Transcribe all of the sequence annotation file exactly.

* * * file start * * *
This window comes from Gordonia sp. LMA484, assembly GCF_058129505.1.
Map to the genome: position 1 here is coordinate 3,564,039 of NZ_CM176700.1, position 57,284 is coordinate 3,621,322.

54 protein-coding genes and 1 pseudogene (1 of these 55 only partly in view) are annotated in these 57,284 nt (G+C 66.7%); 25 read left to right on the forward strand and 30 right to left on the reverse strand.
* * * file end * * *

This window comes from Gordonia sp. LMA484, assembly GCF_058129505.1.
Map to the genome: position 1 here is coordinate 3,564,039 of NZ_CM176700.1, position 57,284 is coordinate 3,621,322.

54 protein-coding genes and 1 pseudogene (1 of these 55 only partly in view) are annotated in these 57,284 nt (G+C 66.7%); 25 read left to right on the forward strand and 30 right to left on the reverse strand.